Athlon previews the Friday night matchup between UCF and Ball State.
The coaching carousel hasn’t come to a complete stop, but it appears Ball State will hold on to Pete Lembo for at least one more season. Lembo built a winner at Lehigh and Elon before jumping to the FBS ranks, where he has compiled a 15–9 record in two seasons at Ball State. This season, he has guided the Cardinals to a 9–3 mark that includes wins over two AQ conference schools, Indiana (for the second straight season) and South Florida. Ball State lost two games in league play, by two points to Kent State and two points to Northern Illinois — the two teams that played for the league title.
Lembo’s counterpart in this game, UCF’s George O’Leary, is on the tail end of a career that has seen him win 111 games in 16 seasons as a head coach (eight at Georgia Tech, eight at UCF). The Knights are 9–4 in 2012, with losses to Tulsa (twice), at Ohio State and vs. Missouri. O’Leary has won six games or more in Conference USA in five of his eight seasons in Orlando.
Beef ‘O’Brady’s Bowl – UCF (9–4) vs. Ball State (9–3)
Date and Time: Dec. 21 at 7:30 p.m. EST
Location: St. Petersburg, Fla.
When UCF has the ball:
For a team with some quality skill-position players — most notably quarterback Blake Bortles and tailback Latavius Murray — the Knights struggles at times to move the ball (seventh in the league in total offense). They do a good job, however, converting yards into points. UCF ranks second in the league and 27th nationally in scoring (35.2 ppg) because it does three important things well: win the turnover battle (16th in the nation at 0.85 per game) convert third downs at a high rate (47.1 percent), and score touchdowns in the Red Zone (40 on 56 trips).
Bortles, who won the job last year as a redshirt freshman, gives UCF a dual-threat at the quarterback position. He’s only netted 205 yards rushing, but he had two games with over 60 yards rushing and ran for seven touchdowns. Murray rushed for 1,035 yards and 14 touchdowns despite missing three games early in the season with a shoulder injury.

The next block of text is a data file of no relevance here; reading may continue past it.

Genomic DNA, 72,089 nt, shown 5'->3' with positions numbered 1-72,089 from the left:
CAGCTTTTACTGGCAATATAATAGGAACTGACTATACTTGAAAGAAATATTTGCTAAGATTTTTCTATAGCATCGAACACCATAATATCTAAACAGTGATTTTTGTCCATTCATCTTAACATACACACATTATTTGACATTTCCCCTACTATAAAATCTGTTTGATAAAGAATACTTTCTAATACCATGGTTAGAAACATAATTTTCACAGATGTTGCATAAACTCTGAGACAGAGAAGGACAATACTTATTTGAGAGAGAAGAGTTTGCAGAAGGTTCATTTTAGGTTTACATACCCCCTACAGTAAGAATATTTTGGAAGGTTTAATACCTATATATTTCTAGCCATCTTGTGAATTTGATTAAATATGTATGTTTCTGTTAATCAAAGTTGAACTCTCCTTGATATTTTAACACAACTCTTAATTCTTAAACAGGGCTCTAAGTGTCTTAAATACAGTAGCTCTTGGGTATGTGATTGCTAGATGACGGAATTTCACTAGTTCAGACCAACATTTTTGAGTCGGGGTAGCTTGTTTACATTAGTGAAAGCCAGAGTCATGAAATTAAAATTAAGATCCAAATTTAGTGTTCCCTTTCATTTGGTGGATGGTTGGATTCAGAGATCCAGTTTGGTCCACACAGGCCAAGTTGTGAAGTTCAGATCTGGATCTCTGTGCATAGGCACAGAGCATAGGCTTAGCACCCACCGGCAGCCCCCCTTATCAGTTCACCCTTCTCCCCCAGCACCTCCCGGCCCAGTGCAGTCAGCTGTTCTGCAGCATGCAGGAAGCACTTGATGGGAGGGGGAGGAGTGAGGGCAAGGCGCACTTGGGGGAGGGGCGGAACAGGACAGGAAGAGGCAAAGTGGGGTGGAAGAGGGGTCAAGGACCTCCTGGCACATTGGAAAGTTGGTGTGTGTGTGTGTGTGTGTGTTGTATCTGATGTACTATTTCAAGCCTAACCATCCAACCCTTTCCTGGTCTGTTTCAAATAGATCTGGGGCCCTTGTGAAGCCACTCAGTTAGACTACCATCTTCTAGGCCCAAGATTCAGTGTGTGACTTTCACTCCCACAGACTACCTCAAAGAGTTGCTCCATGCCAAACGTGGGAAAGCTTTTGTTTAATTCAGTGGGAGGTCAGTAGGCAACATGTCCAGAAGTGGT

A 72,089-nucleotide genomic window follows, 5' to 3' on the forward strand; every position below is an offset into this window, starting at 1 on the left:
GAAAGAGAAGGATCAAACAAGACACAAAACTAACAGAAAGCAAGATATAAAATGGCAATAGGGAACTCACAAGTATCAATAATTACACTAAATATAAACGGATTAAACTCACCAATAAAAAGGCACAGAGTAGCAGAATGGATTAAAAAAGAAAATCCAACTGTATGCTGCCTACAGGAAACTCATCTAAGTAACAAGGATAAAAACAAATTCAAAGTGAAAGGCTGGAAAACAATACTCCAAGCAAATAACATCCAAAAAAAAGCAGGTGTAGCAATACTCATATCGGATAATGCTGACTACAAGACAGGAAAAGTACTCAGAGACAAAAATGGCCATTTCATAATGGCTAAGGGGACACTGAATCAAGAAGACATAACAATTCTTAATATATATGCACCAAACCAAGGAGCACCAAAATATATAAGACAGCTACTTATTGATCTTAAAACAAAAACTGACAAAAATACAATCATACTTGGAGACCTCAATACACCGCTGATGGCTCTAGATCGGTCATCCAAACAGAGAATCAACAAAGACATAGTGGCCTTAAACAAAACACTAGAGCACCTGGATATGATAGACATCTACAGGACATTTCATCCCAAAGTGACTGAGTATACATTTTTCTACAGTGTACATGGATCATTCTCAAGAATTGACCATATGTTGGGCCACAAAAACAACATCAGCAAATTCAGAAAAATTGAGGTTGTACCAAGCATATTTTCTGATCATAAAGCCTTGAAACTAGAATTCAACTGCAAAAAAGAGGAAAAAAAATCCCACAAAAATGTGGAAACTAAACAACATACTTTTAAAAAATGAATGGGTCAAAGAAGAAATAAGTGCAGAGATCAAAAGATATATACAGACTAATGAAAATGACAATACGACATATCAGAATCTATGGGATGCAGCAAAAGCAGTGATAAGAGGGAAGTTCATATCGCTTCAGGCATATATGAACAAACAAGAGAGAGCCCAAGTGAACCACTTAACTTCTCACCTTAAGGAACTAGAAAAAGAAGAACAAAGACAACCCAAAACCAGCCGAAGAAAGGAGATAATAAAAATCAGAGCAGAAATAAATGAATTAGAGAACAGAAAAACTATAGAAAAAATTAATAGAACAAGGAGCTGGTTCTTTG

When Ball State has the ball:
Ball State had little trouble scoring points throughout the 2012 regular season, but the offense is facing some issues in preparation of the bowl game. Most notably: Who is going to play quarterback. Keith Wenning, a second-team All-MAC pick, is still recovering from a broken ankle suffered against Ohio on Nov. 14. Kelly Page replaced Wenning but suffered a concussion in the next game, a win over Miami (Ohio). His status won’t be known until days before the game. The next option is Kyle Kamman, a freshman walk-on. The coaching staff is hopeful Wenning will be ready to play.
With uncertainty at quarterback, expect the Cards to lean heavily on tailback Jahwan Edwards. The bruising sophomore — he’s 5-10 and 230 pounds — has rushed for 1,321 yards and 14 scores and ended the regular season by averaging 148.6 yards in the final six games. Edwards should have success against a UCF defense that struggled to stop the run late in the year. The Knights gave up 200-plus rushing yards three times in their final four games, including 290 to Tulsa in the C-USA Championship Game.
This is far from the sexiest matchup of the bowl season, but this should be a very good game between two teams that haven’t received enough attention nationally. The running game is going to be key for both teams. UCF went 9–0 in games in which it rushed for 150 yards or more and 0–4 when it failed to hit the 150 mark. That’s pretty telling. Ball State needs a big performance from Edwards, who should be able to punish the UCF defense. With issues at quarterback, don’t be surprised if the North Carolina native gets the ball 30 to 35 times. And don’t be surprised if he leads Ball State to the win.
Prediction: Ball State 30, UCF 24
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